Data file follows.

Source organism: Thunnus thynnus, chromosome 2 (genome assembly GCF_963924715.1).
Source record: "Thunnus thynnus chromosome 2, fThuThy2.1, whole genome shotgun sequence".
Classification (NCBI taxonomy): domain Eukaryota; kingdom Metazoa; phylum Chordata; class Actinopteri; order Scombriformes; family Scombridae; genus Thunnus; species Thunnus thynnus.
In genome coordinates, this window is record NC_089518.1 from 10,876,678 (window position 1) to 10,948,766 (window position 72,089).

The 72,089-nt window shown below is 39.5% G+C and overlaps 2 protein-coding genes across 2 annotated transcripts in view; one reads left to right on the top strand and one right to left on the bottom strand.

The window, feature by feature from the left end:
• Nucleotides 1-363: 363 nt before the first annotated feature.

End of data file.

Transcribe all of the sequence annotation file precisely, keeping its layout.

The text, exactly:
Source organism: Thunnus thynnus, chromosome 2 (genome assembly GCF_963924715.1).
Source record: "Thunnus thynnus chromosome 2, fThuThy2.1, whole genome shotgun sequence".
Classification (NCBI taxonomy): domain Eukaryota; kingdom Metazoa; phylum Chordata; class Actinopteri; order Scombriformes; family Scombridae; genus Thunnus; species Thunnus thynnus.
In genome coordinates, this window is record NC_089518.1 from 10,876,678 (window position 1) to 10,948,766 (window position 72,089).

The 72,089-nt window shown below is 39.5% G+C and overlaps 2 protein-coding genes across 2 annotated transcripts in view; one reads left to right on the top strand and one right to left on the bottom strand.

The window, feature by feature from the left end:
• Nucleotides 1-363: 363 nt before the first annotated feature.